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Genesis 11:3, "slime had they for morter": chemer. Hot bitumen was used for cement in the walls of Babylon (Herodotus i. 179). At It, now Heets, eight days' journey from Babylon, the bitumen was obtained. Layard says the cement is so tenacious that it is almost impossible to detach one brick from another. Stubble or straw among the Egyptians, as hair or wool among us, was added to mud or moist clay to increase tenacity.
        If this were omitted, or if the sand, ashes, and lime in the proportion 1, 2, 3, were insufficiently mixed, there would be "untempered mortar," tapheel Arabic tapal, pipe-clay like, detritus of felspar (Ezekiel 13:10). The absence of the true uniting cement answers to the false prophet's lie, "thus saith Jehovah, when He had not spoken" (Ezekiel 22:28), false assurances of peace to flatter the people into non-submission to Nebuehadnezzar (Ezekiel 21:29; Jeremiah 6:14; Jeremiah 23:16-17). 'aaphaar "dust" also is used for mortar (Leviticus 14:41-42).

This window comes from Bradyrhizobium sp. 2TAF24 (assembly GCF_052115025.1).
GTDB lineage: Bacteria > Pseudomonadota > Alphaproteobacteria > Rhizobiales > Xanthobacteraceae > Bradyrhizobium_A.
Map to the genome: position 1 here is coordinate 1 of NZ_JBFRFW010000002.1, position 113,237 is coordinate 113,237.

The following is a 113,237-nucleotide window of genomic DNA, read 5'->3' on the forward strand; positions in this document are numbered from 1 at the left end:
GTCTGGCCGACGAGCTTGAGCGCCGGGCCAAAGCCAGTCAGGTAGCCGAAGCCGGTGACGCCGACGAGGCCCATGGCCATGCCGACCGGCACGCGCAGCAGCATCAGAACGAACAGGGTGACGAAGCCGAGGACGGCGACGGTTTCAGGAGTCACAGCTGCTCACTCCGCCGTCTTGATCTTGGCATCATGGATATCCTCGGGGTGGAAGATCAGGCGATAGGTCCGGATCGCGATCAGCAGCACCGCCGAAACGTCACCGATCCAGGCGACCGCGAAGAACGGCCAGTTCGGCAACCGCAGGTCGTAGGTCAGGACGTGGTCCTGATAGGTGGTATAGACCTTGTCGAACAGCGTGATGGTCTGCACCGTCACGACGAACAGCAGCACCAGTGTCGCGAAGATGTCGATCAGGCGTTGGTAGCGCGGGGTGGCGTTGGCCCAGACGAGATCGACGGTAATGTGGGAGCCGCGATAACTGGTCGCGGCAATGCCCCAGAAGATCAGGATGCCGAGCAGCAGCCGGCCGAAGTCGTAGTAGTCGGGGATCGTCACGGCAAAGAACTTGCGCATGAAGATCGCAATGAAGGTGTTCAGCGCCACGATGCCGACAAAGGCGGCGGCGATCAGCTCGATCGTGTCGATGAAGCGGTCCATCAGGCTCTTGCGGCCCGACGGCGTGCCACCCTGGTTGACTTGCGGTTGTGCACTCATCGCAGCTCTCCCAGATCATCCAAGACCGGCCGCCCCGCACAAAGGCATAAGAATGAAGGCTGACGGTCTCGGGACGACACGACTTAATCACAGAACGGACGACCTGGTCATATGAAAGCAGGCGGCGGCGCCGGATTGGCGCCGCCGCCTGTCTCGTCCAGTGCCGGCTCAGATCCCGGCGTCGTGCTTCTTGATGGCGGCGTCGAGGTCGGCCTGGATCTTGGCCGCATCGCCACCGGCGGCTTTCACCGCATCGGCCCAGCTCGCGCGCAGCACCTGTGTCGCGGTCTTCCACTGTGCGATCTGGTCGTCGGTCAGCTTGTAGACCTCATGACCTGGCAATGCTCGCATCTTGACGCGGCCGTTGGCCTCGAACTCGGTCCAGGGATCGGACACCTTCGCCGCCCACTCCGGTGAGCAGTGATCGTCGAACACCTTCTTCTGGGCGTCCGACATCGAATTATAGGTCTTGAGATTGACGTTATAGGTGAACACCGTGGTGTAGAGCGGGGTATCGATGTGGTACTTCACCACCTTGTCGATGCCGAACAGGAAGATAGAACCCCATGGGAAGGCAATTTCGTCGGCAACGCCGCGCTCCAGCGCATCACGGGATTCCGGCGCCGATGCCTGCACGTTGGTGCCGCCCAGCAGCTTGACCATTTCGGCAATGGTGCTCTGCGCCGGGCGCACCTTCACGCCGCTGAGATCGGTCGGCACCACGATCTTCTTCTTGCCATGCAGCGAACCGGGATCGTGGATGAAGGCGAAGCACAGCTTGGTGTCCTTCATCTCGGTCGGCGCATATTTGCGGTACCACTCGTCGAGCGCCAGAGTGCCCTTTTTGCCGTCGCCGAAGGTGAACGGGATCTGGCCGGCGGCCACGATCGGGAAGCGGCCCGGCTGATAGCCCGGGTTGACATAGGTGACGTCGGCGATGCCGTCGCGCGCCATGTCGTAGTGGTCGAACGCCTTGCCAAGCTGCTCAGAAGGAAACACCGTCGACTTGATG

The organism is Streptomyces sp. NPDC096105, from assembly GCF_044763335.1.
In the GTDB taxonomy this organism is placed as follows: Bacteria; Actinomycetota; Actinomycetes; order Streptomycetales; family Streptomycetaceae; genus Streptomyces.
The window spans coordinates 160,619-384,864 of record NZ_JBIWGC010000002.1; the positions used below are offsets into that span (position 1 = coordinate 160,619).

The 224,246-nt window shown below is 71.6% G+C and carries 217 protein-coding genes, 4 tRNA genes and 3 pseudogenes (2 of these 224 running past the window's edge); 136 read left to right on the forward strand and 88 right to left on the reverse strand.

Bibliography Information
Fausset, Andrew Robert M.A., D.D., "Definition for 'morter' Fausset's Bible Dictionary". - Fausset's; 1878.

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